Thanks to the effectiveness of the diode laser, the task of capturing an impression is simplified without sacrificing the crucial details that are needed in order for the laboratory to fabricate a precision-fit zirconia crown (BruxZir® Solid Zirconia, Glidewell Laboratories) (Figure 5). As this case demonstrates, the use of the diode laser for troughing results in predictable margins, no recession of the gingival tissue, limited bleeding and patient discomfort, improved productivity, detailed dental impressions, and a beautiful final restoration (Figure 6).
Case Report No. 2
A 54-year-old female patient who presented for a routine prophylaxis was given the recommendation to undergo laser bacterial reduction because she experienced significant bleeding on probing and exhibited marginally deep pocket depths during the pretreatment examination (Figure 7). Her periodontal pockets needed to be cleaned to prevent permanent bone damage; therefore, the dental hygienist opted to recommend use of the soft-tissue diode laser as part of her ongoing treatment.
In many states, a certified dental hygienist is permitted to perform bacterial reduction using a laser. However, dental practice regulations vary by state, so it is the responsibility of the dental professional to remain up-to-date on the laws pertaining to laser use.4 For this case, the dental hygienist was authorized to use the soft-tissue laser for the treatment of periodontitis.
To perform the periodontal therapy with the diode laser, the dental hygienist set the laser to 0.7 W at a continuous wave and did not initiate the tip. Soft-tissue laser energy is effective in reducing bacterial counts in the pocket, which reduces the risk of bacteria entering the patient's bloodstream and can also encourage healthy reattachment of the gingiva, reducing pocket depth in some cases.
With the tip placed subgingivally, it was moved in a sweeping motion to perform 15 to 20 strokes on the mesial side, followed by the facial side, and then finally, the distal side of each pocket that required treatment (Figure 8). Care was taken to keep the tip aimed at the gingiva and not the root. No anesthetic was required during this procedure, which is a relief for many patients.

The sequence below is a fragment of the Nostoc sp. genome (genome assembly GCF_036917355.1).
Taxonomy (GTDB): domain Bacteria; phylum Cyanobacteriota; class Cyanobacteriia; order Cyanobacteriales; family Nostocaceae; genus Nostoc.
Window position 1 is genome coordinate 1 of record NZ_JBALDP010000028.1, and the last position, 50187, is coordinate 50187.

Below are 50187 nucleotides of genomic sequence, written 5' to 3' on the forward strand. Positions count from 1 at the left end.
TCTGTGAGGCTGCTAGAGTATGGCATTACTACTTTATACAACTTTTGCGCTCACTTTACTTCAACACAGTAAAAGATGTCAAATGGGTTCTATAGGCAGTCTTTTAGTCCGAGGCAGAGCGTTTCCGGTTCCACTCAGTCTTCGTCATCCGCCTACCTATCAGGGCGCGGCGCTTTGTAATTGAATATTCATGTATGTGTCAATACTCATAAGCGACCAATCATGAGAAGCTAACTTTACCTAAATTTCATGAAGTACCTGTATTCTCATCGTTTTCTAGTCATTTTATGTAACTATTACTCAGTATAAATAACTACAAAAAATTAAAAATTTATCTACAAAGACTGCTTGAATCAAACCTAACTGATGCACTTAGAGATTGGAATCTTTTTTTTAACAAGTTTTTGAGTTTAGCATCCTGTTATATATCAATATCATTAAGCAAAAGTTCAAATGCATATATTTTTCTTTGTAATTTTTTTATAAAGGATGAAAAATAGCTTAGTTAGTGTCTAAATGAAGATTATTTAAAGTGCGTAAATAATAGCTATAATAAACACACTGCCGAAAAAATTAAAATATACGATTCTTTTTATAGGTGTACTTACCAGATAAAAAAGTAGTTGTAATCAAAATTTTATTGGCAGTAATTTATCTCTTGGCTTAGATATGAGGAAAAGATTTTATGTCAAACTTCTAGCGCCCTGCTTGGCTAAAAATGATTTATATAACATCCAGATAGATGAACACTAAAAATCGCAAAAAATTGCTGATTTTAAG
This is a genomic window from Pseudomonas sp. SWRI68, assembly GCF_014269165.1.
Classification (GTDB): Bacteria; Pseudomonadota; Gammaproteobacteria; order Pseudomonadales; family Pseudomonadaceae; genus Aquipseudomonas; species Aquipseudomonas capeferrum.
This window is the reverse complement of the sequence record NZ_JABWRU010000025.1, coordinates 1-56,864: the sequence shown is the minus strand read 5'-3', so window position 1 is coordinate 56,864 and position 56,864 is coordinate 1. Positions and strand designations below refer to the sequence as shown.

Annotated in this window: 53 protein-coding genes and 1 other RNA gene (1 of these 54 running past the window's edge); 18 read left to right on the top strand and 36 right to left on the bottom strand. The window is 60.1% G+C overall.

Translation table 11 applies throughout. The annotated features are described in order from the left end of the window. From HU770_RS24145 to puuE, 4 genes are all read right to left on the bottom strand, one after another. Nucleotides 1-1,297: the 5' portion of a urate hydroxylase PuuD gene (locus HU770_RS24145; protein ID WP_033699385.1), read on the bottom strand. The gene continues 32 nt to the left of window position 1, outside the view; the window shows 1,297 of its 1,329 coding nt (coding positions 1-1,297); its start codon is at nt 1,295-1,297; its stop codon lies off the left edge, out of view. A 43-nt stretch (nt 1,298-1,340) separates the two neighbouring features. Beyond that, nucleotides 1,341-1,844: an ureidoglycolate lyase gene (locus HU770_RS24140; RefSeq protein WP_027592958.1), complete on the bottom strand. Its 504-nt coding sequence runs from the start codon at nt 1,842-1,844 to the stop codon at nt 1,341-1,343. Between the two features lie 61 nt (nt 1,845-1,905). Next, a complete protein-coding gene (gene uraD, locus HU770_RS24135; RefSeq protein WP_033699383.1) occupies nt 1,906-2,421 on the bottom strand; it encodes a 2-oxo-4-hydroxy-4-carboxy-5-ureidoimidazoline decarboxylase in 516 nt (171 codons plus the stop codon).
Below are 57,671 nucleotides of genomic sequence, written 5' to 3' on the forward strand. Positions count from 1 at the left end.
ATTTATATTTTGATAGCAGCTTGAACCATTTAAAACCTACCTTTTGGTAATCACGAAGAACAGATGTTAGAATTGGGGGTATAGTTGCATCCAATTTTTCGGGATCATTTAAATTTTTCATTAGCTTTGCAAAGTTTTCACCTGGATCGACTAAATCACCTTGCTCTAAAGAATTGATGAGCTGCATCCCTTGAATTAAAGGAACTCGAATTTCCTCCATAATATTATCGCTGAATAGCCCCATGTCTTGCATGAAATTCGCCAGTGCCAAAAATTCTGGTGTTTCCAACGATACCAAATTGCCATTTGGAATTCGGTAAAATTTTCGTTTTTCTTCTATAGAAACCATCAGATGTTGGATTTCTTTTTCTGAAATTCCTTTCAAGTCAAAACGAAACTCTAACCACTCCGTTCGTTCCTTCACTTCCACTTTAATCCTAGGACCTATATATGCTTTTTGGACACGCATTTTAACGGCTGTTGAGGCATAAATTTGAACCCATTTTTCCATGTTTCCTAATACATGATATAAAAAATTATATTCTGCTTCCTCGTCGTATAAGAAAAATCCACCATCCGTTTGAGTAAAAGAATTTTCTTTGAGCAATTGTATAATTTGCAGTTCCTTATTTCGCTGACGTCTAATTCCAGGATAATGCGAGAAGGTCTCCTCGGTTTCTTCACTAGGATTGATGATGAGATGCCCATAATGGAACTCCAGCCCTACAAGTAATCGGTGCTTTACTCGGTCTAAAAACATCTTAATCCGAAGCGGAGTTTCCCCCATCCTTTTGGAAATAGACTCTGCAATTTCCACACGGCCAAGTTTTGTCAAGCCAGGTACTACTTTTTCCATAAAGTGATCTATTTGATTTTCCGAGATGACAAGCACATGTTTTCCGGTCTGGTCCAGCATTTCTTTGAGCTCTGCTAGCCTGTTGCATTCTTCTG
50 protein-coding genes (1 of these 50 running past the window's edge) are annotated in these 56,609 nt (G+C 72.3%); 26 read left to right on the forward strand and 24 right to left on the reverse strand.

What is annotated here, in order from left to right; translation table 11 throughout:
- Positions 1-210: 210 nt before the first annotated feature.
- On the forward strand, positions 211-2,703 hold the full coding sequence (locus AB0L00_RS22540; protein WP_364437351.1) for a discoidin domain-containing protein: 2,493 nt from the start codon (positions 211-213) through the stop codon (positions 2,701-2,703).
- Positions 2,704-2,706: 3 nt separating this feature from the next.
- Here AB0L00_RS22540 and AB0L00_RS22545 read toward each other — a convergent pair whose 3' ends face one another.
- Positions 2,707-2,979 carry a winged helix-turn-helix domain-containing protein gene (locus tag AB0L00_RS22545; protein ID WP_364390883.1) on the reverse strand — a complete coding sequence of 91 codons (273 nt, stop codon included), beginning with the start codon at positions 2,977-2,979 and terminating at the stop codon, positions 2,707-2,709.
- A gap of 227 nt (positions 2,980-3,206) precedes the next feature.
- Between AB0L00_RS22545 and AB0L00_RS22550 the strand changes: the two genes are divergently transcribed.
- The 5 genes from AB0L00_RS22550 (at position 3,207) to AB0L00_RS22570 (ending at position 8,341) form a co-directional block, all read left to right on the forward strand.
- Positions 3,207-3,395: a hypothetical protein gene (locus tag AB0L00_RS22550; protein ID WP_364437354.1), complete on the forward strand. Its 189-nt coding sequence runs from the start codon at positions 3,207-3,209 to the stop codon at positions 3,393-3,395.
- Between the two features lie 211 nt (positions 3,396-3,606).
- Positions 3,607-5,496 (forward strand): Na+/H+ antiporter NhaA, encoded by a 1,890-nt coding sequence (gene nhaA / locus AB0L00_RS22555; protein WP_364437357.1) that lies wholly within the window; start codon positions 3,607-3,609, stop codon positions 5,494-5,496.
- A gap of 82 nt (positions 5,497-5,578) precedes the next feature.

A 2-week postoperative follow-up evaluation indicated reduced pocket depth, improved color of the gingiva, and decreased bleeding on probing, providing evidence that the soft-tissue laser can be a safe and effective means of treating periodontitis (Figure 9).
Oral healthcare professionals who wish to deliver minimally invasive treatment to their patients would be wise to learn more about soft-tissue diode lasers. This treatment modality is a modern-day marvel that offers many practical applications in dentistry. From restorative to periodontal care and more, the implementation of lasers in dentistry offers myriad benefits, including maximized workflow and production, limited patient discomfort, and the ability to uphold minimally invasive treatment standards.
About the Author
Timothy Kosinski, DDS
Adjunct Associate Clinical Professor
University of Detroit Mercy
School of Dentistry
Academy of General Dentistry
Bingham Farms, Michigan
Stephanie Pajot, RDH
Bingham Farms, Michigan
1. Lomke MA. Clinical applications of dental lasers. Gen Dent. 2009;57(1):47-59.
2. Winter RB. Practical laser applications in general practice. Dent Today. 2017;36(6):78, 80, 82-83.
3. DenMat. NV® PRO3 Microlaser. DenMat web site. https://www.denmat.com/products/soft-tissue-lasers/nv-pro3.html. Accessed August 7, 2019.
4. Academy of Laser Dentistry. Dental regulations in the United States. Academy of Laser Dentistry web site. https://www.laserdentistry.org/index.cfm/patients/Dental%20Regulations%20in%20US. Accessed August 7, 2019.